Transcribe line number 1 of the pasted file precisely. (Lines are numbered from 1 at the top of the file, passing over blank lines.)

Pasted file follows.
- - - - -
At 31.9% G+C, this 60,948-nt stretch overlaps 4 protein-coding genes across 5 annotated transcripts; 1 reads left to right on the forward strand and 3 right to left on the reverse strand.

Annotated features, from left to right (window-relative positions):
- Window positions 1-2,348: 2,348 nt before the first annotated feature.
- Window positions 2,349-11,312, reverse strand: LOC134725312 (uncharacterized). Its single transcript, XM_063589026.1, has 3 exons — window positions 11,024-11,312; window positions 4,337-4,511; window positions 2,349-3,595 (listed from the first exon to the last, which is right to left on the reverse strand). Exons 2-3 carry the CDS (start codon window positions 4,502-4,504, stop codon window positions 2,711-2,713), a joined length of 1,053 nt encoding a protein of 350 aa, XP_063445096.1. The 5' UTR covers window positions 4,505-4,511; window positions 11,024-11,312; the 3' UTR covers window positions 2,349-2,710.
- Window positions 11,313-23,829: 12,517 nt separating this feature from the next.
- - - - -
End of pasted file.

At 31.9% G+C, this 60,948-nt stretch overlaps 4 protein-coding genes across 5 annotated transcripts; 1 reads left to right on the forward strand and 3 right to left on the reverse strand.